Prljavo Kazaliste captured live in 1978.
Two years later they'll become one of 
the crappiest bands ever!
program... In '81 I promoted the first foreign band - Siouxsie & The Banshees - in a 3000 capacity venue. After that promoting became an increasing part of my activity. As for the Radio Student - I had first a twice weekly, then once weekly show called "Rock Front", from early '78 to '89, playing new punk records and informing on the punk scene, gigs, events. I attacked police oppression, official media hate campaings against punk etc. It had the best ratings, as far as Radio Student goes. In 1980 I was offered a one hour weekly show on national Radio by some quite old, but indie-minded editors. And yes, I only did music and information, reserving the polemic for Radio Student.

I recall reading about infamous "Nazi Punk Affair". What actually happened?
In 1980-81 Ljubljana and Slovenian punks became so numerous and aggressively present on the streets (they even re-named a central Ljubljana square into "Johnny Rotten Square" in massive black letters on a 10x15 feet wall).
One of the Yugo punks. 
Yes, these are the real safety pins!
The punk music started being played on National Radio, Pankrti released a hugely popular first album, Novi Rock festival for new bands started in the centre of Ljubljana, etc. etc., so the "system" had to do something. At first the Ministry of the Interior wanted the youth organisation to act, but it didn't know what to do with its Marxist sociology. We were like Martians for them - no real communication. So police decided to act itself - with a little help from some trusty journalists. They suddenly, in the Autumn of '81, announced the discovery and arrest of three members of a phantomic band called "Fourth Reich" that nobody knew much about. It was a show-trial situation, totally misconstructed and media blowup: one of the three - a singer of Lublanski Psi (a then prominent band) - had absolutely nothing to do with "Fourth Reich". The other two had, but this so-called "band" never ever performed publicly.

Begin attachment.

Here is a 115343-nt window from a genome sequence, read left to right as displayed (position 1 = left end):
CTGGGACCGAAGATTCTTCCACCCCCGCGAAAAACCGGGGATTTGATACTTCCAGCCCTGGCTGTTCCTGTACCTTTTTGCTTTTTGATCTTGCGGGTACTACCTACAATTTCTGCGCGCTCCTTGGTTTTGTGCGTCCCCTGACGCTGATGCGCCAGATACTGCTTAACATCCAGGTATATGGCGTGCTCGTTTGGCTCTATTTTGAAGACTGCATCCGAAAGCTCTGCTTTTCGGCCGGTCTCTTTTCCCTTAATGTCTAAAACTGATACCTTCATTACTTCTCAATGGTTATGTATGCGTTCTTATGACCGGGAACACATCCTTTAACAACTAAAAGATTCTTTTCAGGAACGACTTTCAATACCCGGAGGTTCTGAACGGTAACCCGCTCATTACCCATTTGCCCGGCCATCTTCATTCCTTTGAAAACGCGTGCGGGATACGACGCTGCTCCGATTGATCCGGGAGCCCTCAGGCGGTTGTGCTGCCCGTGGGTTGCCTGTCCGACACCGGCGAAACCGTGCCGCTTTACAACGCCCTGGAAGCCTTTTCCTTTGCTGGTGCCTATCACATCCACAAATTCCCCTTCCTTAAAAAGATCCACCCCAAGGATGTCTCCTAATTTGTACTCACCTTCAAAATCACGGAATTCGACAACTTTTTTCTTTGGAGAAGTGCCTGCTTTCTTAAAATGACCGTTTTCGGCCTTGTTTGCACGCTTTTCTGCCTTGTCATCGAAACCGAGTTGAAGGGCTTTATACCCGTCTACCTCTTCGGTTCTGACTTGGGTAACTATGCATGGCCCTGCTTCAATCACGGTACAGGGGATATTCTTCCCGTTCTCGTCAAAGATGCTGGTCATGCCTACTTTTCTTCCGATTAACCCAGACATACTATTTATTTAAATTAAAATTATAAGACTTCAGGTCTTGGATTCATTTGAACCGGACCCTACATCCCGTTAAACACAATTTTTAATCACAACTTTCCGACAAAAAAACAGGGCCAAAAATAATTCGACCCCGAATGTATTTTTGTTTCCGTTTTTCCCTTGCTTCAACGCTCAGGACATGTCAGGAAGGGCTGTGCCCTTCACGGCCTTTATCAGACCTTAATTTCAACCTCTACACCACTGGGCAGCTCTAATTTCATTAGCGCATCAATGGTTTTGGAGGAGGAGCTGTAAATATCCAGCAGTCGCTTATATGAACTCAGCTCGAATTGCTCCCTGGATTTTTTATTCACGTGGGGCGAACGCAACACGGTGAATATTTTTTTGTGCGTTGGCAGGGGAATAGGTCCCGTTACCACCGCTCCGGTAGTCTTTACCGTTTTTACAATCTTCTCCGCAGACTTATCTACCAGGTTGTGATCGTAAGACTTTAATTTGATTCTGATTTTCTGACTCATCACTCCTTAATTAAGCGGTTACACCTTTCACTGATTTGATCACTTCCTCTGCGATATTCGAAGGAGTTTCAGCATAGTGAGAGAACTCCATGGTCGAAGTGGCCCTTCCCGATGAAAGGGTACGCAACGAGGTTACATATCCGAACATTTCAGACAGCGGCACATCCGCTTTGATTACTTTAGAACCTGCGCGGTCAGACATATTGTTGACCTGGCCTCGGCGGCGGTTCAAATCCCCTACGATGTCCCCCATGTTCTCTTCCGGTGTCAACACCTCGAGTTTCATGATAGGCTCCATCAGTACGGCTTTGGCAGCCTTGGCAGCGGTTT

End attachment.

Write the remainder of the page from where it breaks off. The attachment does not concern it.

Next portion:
Some months earlier they actually invited me to a rehearsal - they had stupid racist lyrics and couldn't play, and I told them quite clearly, promising them they would never play publicaly, as far as I and Radio Student was concerned, due to the stupid bigotry of their lyrics and their musical ineptness, and I then forgot all about them. But not so the police, who were obviously taking the punk thing very seriously, dedicating it hundreds of informant and infiltrator's man-hours...
Anyway, the consequence of the police/media set-up was a massive wave of heavy police oppression - cops taking dozens of band-members and ordinary punk kids to interrogations from homes at four in the morning. Directly from school classes, interrogating them for hours, some even for days, and repeating it all over again after a few days or weeks... Major newspapers denounced punk as being "nazi", stirring up incredible moral outrage from manipulated general public; kids with punk attire were attacked on the streets, refused service in the pubs, expelled from schools etc. The consequence - although Radio Student and some youth papers denounced this plot openly, and the three arrested were later absolved of all accusations due to   
Prljavo Kazaliste once more
"lack of evidence" - was that the "movement" lost some people. The impetus was somewhat broken, but it was too late - the punk genie was out of the bottle...

You were also managing Laibach. How was that and are they still with you?
I cannot confirm this. I only served in a capacity of part-time tour manager and general helper on the legendary Occupied Europe Tour in '83 and later tours. Also as first album publisher, maker of first TV documentaries on Laibach/NSK, but I was never formally their manager. Laibach managed themselves up to '88 or so, then took international management.
Pankrti taking a walk down the railway 
tracks, trying to find the inspiration 
for their next song
These days you are probably the biggest promoter in Slovenia. What are some of the names you recently brought over there and do you have any interesting stories about them? 
I promoted Bob Dylan, Public Enemy, Rage Against The Machine, Pearl Jam, Alanis Morissette and Lou Reed - among others - in the last 12 months or so. As for stories - I guess audiences at these shows must have more "interesting stories" than myself. For me it's mostly work. I am just very glad about the Dylan show - the artist himself declared it "the best" of all euro-shows.... 

What was the weirdest request you had from a band you organised a show for? 
It has to be a request for a pair of fresh underpants....